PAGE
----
Happy Mess, the show I have been dramaturging the last month and a half, was a workshop piece for the First Bite series. It had a staged reading and is expected to have a production in the spring but The Revolutionists is the first production of the fall season AND the first production since the University of Idaho’s Theatre Arts Department was forced to shut down performances two days after The Moors had opened last March.
Before Covid-19, the department was streaming lectures and running a distance learning program. They produced their own spring commencement when the official plenary ceremony was cancel due to the pandemic. Over the summer, two staged readings were performed.
So the department wasn’t new to streaming. And as the fall semester approached, the faculty was already poking at the problem and looking for ways to continue to provide practical experience for its students.
A very long time ago when I was an undergrad, practical experience was one of the program’s major selling points. At the big schools, it was difficult to have your designs realized but at Idaho you graduated with that. You had the chance to perform on stage.
A difficulty with Zoom is well, it’s not a theatre. Nor is it film or TV. And that has been written and talked about at length. But it is there and it’s what many groups have chosen to work with. I’m more appreciative of what’s been done with it and used its strengths than the crying about it. (Yes, I’ve done my share of crying).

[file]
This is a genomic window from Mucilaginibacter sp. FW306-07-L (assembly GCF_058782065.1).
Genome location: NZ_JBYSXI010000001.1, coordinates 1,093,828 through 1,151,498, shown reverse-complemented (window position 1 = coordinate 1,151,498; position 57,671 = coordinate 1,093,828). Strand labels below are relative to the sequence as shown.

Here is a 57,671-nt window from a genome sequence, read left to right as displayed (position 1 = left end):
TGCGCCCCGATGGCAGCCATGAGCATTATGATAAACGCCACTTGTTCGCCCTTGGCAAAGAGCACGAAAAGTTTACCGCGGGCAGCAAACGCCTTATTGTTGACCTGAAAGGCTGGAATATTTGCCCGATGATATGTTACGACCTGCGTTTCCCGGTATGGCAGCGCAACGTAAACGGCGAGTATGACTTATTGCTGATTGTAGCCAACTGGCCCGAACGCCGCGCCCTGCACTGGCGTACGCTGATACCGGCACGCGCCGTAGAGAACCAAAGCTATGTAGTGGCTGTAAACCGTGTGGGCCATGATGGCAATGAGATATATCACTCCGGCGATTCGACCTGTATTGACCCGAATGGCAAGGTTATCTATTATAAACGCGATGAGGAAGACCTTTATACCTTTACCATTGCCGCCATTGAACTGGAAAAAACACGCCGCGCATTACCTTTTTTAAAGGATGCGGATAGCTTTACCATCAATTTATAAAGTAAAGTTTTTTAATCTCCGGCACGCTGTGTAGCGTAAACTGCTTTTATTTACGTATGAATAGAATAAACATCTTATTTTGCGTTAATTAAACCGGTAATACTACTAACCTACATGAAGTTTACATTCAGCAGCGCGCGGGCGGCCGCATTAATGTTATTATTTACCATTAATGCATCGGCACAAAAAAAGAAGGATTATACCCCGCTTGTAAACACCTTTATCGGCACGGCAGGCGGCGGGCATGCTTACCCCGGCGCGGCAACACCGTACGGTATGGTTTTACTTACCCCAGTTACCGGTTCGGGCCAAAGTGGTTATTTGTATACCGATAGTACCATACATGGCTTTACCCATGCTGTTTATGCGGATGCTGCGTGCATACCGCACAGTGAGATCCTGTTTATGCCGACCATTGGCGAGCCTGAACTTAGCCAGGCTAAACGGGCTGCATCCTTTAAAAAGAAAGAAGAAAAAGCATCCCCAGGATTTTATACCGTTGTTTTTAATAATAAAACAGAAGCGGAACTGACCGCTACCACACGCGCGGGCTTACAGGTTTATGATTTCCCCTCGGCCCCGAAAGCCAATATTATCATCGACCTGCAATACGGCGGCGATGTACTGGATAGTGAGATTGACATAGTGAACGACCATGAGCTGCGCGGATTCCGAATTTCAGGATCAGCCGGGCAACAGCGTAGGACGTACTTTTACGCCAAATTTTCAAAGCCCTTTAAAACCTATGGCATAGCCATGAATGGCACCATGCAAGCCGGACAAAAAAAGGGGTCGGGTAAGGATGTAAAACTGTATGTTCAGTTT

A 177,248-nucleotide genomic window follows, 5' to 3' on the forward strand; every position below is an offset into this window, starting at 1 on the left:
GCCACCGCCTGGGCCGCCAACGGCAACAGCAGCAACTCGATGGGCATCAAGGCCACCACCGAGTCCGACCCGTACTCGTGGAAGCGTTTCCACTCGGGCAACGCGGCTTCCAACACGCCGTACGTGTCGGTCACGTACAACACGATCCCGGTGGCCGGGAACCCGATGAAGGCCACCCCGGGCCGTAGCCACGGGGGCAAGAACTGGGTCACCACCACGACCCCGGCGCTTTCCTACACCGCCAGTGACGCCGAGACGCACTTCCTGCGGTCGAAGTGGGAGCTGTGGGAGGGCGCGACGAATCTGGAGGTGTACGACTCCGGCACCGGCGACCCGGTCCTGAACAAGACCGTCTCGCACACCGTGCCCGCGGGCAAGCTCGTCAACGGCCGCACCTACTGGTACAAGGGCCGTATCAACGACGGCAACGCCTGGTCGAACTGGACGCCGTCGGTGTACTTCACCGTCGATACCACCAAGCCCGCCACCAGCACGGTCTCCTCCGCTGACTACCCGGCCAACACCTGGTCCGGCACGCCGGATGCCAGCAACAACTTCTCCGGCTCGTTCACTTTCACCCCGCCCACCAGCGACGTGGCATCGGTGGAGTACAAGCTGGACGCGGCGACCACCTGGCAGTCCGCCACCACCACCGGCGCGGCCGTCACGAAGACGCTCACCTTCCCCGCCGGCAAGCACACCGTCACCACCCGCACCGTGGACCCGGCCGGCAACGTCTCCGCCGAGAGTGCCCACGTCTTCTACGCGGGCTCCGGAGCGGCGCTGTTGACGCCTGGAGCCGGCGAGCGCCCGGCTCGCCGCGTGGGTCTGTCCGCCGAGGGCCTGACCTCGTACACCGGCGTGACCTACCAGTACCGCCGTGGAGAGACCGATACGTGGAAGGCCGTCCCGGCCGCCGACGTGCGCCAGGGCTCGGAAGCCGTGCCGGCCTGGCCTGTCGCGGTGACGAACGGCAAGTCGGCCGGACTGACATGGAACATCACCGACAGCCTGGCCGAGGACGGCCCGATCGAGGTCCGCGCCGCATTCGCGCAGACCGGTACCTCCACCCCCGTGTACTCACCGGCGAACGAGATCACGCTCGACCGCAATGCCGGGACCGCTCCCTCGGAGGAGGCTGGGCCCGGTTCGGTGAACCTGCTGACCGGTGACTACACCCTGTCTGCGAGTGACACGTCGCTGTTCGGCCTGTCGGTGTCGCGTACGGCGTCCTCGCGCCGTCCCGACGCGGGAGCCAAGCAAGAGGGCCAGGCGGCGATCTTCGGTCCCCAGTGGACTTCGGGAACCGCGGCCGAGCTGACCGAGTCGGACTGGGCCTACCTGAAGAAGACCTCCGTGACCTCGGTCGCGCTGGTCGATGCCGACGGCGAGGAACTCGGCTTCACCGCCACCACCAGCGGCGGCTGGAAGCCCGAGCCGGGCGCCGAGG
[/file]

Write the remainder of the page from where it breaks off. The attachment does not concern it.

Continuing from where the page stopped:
The Revolutionists’ design team hit this show hard. Director Carly McMinn mentioned being unsure if the team would go for the idea when she pitched it but they loved it. Part of it involved tracing the different historical waves of U.S. feminism.
But the overarching plan that I really liked was that they designed for the Forge Theater, the university black box space. They did it knowing full well the show would be Zoomed.
I loved this. The first part of the presentation was from concept to idealized production or dream show. They created a brilliant world for that known stage space. There was the set design with central pieces especially the role of the guillotine. The lighting design and moving from candles to a rock n roll feel. Sound had different moods of music to underscore moments of the story and color transitions. Another reason, many of the Zoom productions I’ve watched, the designers are left on the sidelines.
And the best part was how fucking excited they were. And it got me excited. Which I didn’t think was possible as I was already stoked to see the show. They didn’t need to get me amped. Already there.
Second part, the reality. The Zoom production. There they discussed how they were going to move from the dream show into a streamed production. Translating the dream show, what were the important elements? How to convey them into the minimalistic environment of Zoom? And so on.
From a design perspective, this approach seemed like a positive way to work. Instead of stopping at actor, laptop, backdrop but to go past that to a full in a theatre production. What would you do? Then return and figure out how to pull those elements into the streaming.
Once again, a program giving its student practical experience in resolving challenges.
Happy Mess by Ian Paul Messersmith directed by Sarah Campbell dramaturgy by Ariana Burns packet prepared Summer 2020
(Moscow Idaho’s Rotary Park water tower photo by Elaina Pierson)